Cleaning scanned pencil drawings
Posted by Zumbs on March 28, 2013
Like many other role-players, I habitually draw illustrations for my games. As a player it could be an atmospheric drawing of my character, the party or some situation. As game master it could be a map, an illustration of a location, a symbol or something else entirely.
These illustrations can be scanned and used for a variety of purposes. However, when looking at the scanned drawing, it soon becomes clear that there are all sorts of artifacts on the image, not put there by your pencil. This could be due to the texture of the paper, using an eraser or even coffee-stains gained by the rigors of play.
Cleaning the drawing up by hand is a long and tedious process, so some way of automating it would be very useful. Fortunately, sophisticated image processing programs are able to automate some of the work and assist in the rest.
In this post, I will be using the GNU Image Manipulation Program (GIMP) as it can do the job, is free and available on multiple platforms. If you do not already have it, please download and install it for your platform. GIMP 2.8.2 is used in this post, but I’m sure the same functionality will be available in later versions of GIMP.
The image below is comprised of three images, a part of a map, a drawing and some text to illustrate how to clean up. The image is black and white, but the technique discussed below can be used on color drawings as well.
It should be noted that the drawing contains a lot of dirt from eraser usage in the text portion. This will result in manual work later, however, if your drawings do not contain all that dirt, the technique shown below will be both easier and the result better.
After opening the image in GIMP, select the Colors drop-down from the toolbar. The tools we will be using in this tutorial can be accessed by selecting the Levels… and Curves… items.
Start by opening the curves tool. This results in a window popping up:
The colored graph to the right shows the dirt in the image. If you grab the curve with the mouse cursor and move the cursor to the bottom right corner, you will note that the image turns very dark, with the paper texture painfully obvious, as seen below:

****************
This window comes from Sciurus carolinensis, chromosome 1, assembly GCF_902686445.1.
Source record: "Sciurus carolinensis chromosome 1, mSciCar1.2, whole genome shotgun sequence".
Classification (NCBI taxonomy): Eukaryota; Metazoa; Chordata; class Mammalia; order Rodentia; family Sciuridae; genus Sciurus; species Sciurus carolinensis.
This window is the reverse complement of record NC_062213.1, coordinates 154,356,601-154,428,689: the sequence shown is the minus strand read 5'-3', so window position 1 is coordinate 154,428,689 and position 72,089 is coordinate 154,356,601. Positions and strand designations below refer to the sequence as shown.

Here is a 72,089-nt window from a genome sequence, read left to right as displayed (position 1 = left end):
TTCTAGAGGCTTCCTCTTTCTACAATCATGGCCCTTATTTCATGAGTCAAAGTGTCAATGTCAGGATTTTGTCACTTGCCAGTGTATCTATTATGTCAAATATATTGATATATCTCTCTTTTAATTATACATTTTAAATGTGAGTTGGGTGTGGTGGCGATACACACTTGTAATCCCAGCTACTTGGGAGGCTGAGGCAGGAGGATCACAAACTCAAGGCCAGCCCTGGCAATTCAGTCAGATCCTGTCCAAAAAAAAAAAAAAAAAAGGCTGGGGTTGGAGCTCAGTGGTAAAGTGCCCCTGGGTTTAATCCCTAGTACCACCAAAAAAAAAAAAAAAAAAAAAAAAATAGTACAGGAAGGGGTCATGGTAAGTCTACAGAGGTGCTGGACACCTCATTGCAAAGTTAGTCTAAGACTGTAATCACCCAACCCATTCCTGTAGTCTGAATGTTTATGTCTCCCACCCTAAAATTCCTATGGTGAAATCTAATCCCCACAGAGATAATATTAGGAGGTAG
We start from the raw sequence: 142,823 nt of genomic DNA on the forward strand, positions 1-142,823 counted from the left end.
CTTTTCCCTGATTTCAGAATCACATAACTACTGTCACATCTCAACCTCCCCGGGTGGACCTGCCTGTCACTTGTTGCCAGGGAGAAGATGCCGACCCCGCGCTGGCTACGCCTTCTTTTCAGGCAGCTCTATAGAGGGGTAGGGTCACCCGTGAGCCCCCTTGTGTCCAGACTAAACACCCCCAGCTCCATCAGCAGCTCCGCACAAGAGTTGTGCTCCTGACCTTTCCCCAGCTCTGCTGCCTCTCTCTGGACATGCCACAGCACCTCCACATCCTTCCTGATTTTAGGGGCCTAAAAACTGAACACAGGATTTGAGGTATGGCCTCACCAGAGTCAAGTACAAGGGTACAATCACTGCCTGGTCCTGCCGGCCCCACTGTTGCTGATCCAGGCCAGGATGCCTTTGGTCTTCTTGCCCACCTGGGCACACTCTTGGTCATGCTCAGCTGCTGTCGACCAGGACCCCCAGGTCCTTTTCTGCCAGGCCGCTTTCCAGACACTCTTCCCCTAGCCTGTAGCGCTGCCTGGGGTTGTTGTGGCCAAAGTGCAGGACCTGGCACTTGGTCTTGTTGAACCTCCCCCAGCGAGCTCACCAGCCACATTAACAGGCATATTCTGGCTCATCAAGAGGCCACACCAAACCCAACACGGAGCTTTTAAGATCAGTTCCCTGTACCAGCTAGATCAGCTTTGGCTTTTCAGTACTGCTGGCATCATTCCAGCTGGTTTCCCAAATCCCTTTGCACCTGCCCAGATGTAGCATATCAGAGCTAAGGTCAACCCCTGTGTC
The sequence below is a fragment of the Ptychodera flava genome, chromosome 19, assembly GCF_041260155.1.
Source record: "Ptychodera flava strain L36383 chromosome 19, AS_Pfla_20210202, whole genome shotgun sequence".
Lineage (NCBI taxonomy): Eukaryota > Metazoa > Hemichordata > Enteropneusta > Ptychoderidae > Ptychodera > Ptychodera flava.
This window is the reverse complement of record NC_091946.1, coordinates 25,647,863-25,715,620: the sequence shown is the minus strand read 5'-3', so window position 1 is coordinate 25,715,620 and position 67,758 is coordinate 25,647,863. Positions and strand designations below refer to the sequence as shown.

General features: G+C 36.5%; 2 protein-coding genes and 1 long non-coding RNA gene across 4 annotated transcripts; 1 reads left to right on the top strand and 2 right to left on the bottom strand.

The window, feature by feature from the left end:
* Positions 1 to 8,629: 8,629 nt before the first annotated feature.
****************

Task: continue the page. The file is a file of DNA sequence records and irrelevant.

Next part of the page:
Press Cancel to close the curves dialog. Select the levels tool from the Color menu:
Again, you see a graph that shows the dirt in the image. With the levels, you can remove most of the dirt by moving the white slider at the top to the left of the dirt. Note that if is moved too far to the left, you may loose important details.
The tool changes the color level so that you can redefine where white should be. All colors to the right of the white marker are treated as white, and all colors to the left are made brighter. The point is that much of the scanning artifacts are very bright, i.e. close to being white, so by redefining where white is, you can make them go away.
Press OK to accept, and open the curves tool again.
Like before, grab the curve and pull it to the bottom right. The lines and pencil strokes become very dark, but the paper texture has disappeared. In fact, you can now see the remaining artifacts clearly as shown below:
These are few and can be removed by hand. Also note that you can manipulate the darkness of the image to your own preference. If the drawing is a map, you may want to make the lines as clear as possible, so it should be dark. On the other hand, if it is a drawing, you may want to keep as many of the gray tones as possible.
If you want to remove the remaining noise from the not-so-dark image, you can add the dark image as a separate layer and use this layer to decide where to use the eraser. There are numerous tutorials on layer manipulation in GIMP out there, awaiting to be perused at your leisure, if you want to investigate that avenue.
This entry was posted on March 28, 2013 at 17:15 and is filed under Roleplaying games. Tagged: GIMP, pencil drawing, postprocessing, scanned drawing. You can follow any responses to this entry through the RSS 2.0 feed. You can leave a response, or trackback from your own site.